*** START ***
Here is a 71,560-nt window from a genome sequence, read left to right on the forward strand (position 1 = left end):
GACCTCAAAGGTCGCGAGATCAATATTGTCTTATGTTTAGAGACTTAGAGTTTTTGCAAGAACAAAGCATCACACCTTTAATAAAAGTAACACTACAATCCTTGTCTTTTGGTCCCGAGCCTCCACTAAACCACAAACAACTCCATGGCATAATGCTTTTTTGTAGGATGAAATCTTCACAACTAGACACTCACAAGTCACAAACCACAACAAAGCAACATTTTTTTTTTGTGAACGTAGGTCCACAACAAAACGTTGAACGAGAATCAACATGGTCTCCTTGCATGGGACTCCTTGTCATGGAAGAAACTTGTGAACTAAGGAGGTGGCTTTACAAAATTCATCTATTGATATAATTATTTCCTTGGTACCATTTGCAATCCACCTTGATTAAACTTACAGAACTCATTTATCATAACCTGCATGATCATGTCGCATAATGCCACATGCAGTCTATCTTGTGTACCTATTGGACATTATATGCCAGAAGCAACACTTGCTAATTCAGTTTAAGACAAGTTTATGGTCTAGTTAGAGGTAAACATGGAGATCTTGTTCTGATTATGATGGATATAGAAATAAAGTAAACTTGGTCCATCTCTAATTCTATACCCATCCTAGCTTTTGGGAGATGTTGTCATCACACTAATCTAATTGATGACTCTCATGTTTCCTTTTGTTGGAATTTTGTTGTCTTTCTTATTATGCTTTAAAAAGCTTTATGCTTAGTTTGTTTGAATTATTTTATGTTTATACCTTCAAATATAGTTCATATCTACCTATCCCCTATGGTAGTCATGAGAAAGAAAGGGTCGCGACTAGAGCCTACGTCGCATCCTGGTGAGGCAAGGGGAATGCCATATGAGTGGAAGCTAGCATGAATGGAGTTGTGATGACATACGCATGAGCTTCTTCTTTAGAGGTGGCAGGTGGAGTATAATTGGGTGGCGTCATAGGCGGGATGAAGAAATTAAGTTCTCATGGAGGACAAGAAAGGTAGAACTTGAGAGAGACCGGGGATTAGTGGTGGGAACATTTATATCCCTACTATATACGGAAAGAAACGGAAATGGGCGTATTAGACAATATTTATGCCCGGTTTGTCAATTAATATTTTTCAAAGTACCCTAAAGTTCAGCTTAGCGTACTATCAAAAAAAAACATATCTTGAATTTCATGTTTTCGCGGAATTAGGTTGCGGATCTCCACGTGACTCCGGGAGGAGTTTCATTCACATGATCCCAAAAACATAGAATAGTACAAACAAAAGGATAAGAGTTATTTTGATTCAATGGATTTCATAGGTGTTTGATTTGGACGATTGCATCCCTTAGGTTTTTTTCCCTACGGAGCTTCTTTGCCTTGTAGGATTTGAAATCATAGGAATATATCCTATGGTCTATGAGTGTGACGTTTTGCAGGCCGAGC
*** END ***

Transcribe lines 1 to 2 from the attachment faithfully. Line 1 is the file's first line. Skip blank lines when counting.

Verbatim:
Here is a 71,560-nt window from a genome sequence, read left to right on the forward strand (position 1 = left end):
GACCTCAAAGGTCGCGAGATCAATATTGTCTTATGTTTAGAGACTTAGAGTTTTTGCAAGAACAAAGCATCACACCTTTAATAAAAGTAACACTACAATCCTTGTCTTTTGGTCCCGAGCCTCCACTAAACCACAAACAACTCCATGGCATAATGCTTTTTTGTAGGATGAAATCTTCACAACTAGACACTCACAAGTCACAAACCACAACAAAGCAACATTTTTTTTTTGTGAACGTAGGTCCACAACAAAACGTTGAACGAGAATCAACATGGTCTCCTTGCATGGGACTCCTTGTCATGGAAGAAACTTGTGAACTAAGGAGGTGGCTTTACAAAATTCATCTATTGATATAATTATTTCCTTGGTACCATTTGCAATCCACCTTGATTAAACTTACAGAACTCATTTATCATAACCTGCATGATCATGTCGCATAATGCCACATGCAGTCTATCTTGTGTACCTATTGGACATTATATGCCAGAAGCAACACTTGCTAATTCAGTTTAAGACAAGTTTATGGTCTAGTTAGAGGTAAACATGGAGATCTTGTTCTGATTATGATGGATATAGAAATAAAGTAAACTTGGTCCATCTCTAATTCTATACCCATCCTAGCTTTTGGGAGATGTTGTCATCACACTAATCTAATTGATGACTCTCATGTTTCCTTTTGTTGGAATTTTGTTGTCTTTCTTATTATGCTTTAAAAAGCTTTATGCTTAGTTTGTTTGAATTATTTTATGTTTATACCTTCAAATATAGTTCATATCTACCTATCCCCTATGGTAGTCATGAGAAAGAAAGGGTCGCGACTAGAGCCTACGTCGCATCCTGGTGAGGCAAGGGGAATGCCATATGAGTGGAAGCTAGCATGAATGGAGTTGTGATGACATACGCATGAGCTTCTTCTTTAGAGGTGGCAGGTGGAGTATAATTGGGTGGCGTCATAGGCGGGATGAAGAAATTAAGTTCTCATGGAGGACAAGAAAGGTAGAACTTGAGAGAGACCGGGGATTAGTGGTGGGAACATTTATATCCCTACTATATACGGAAAGAAACGGAAATGGGCGTATTAGACAATATTTATGCCCGGTTTGTCAATTAATATTTTTCAAAGTACCCTAAAGTTCAGCTTAGCGTACTATCAAAAAAAAACATATCTTGAATTTCATGTTTTCGCGGAATTAGGTTGCGGATCTCCACGTGACTCCGGGAGGAGTTTCATTCACATGATCCCAAAAACATAGAATAGTACAAACAAAAGGATAAGAGTTATTTTGATTCAATGGATTTCATAGGTGTTTGATTTGGACGATTGCATCCCTTAGGTTTTTTTCCCTACGGAGCTTCTTTGCCTTGTAGGATTTGAAATCATAGGAATATATCCTATGGTCTATGAGTGTGACGTTTTGCAGGCCGAGC